The Great Comicsgate Debate.
So recently in the comics world we have seen a shift in the thinking between creators and readers. This has lead to a large disconnect between the industry and it’s fans/readers/employers (delete as appropriate). This disconnect seems to stem from the die hard fans pushing back against what they see as a liberal political agenda of the industry as a whole, but, let’s be honest, most of their irritation is with Marvel. This has lead to the hashtag ComicsGate being a mouthpiece for this movement. Like Gamergate before it (my utter distaste for anything with the suffix ‘gate’ tacked onto it not withstanding) #ComicsGate has opened up a world whereby people are feeling justified for being personally abusive and accusing comic companies of pushing a liberal political agenda. It is with Marvel that these battle lines are most noticeable. The feeling is that Marvel have watered down their catalogue of strong characters to include a more socially diverse roster. Now, obviously we need a more reflective cross-section of society in our popular culture, that goes without saying but I think the argument goes a little deeper than what it initially appears.
Marvel, to their credit have always been extremely progressive with their storylines, Gay marriages, LGBTQ characters and ethnic diversity have been traits in Marvel books and brought into the mainstream long before many other media would have touched them. However, some would now argue that they have gone too far with their seemingly liberal agenda. I don’t know if I agree that you can ever go too far in representing sections of society that may otherwise be marginalised, especially in a current political climate where these people are already facing struggles to be who they are. But some would argue that this is what is damaging sales and the comic industry as a whole. But let’s call it what it is and say that these people are idiots. It is the right no, the responsibility of popular culture to break down boundaries and anyone who doesn’t think so should read into the history of popular culture as a whole. But if we scratch the surface #ComicsGate isn’t the re reason the comic industry is in trouble, because if you refuse to buy a book because it has a LGBTQ character or black character or because the lead is a woman then you are an idiot. No ifs, not buts, just an idiot.
For me I think the basis of why the industry is falling on its arse is far simpler. Basically it’s an industry that hasn’t learnt from past mistakes. Marvel went bust in the 90’s when it took its fans for granted, countless covers and variants meant that people simply couldn’t afford to buy the books they wanted and new readers were frightened away by an seemingly inaccessible or clique driven medium. Now Marvel is treading an all too familiar line, when Guardians of the Galaxy Vol 2 was released in cinemas they had (roughly) eight books based on the Guardians universe running at the same time. This has two knock-on effects, one, Marvel has eight sets of print costs and, two, readers are asked to invest in eight different books. It seems ludicrous to me as to why they didn’t do one, possibly two absolutely killer books based on the Guardians universe. Readers don’t necessarily want more choice, they want exciting and engaging stories about the characters they have seen on the screen or are already familiar with in comic form.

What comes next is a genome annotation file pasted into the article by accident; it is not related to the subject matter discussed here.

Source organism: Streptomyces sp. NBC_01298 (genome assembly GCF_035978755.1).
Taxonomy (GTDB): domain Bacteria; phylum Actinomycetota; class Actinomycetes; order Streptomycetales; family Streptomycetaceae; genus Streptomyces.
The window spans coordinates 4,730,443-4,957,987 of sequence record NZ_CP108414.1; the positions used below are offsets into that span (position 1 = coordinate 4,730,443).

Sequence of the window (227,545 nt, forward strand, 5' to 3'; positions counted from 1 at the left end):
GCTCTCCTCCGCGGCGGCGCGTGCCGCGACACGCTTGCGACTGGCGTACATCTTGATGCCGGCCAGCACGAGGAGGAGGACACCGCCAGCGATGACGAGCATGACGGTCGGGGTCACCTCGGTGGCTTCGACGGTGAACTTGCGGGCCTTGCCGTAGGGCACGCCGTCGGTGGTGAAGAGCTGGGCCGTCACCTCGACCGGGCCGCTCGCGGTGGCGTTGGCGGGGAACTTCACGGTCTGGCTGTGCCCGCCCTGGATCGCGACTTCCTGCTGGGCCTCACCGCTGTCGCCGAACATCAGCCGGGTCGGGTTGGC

As far as the diversity argument goes, it again is a little more basic than perhaps people realise. When a character has been around for many years, for more than a lot of the readership has been alive, they are treated like old friends. Familiar goto guys and girls that we know and we trust. Messing around with these characters is like your best friend suddenly becoming someone you barely recognise. Of course we need comics to change and evolve to reflect our society and the introduction of LGBTQ characters and storylines is as much of a must as is the further introduction of strong female and ethnic characters. However, no matter what the industry says, just altering pre-existing and much loved characters smacks of poor imagination and cheap writing. Writers should faith in their skills to create new and dynamic characters that can stand shoulder-to-shoulder with the established heroes and equally publishers should have the courage to back such creations. A new, well written character can and should create a new IP that will take the genre forward not split it in two. What we have seen with Deadpool and Harley Quinn is, if you create a character that leaps off the page then the readership will take them to heart. Stop playing safe by riding on the coattails of existing, well-established characters and write new ones that people will want to read and engage with.
It is for these reasons are why we are seeing owner-created titles from publishers such as Image begin to outsell the big two in Marvel and DC, the stories and characters are new and exciting and instantly take a place in you heart and mind. But there is a place for both, we still want our old friends to be going on adventures but taking their new allies along with them.
These, in my opinion as a retailer, are fundamental reasons why we are seeing a slow down in the industry itself. Watering down of strong IP’s with two many books focusing on the same characters released at the same time and the lack of trust in the readership that if you create a new and interesting character that they will take root. Don’t patronise your readers and definitely don’t take them for granted.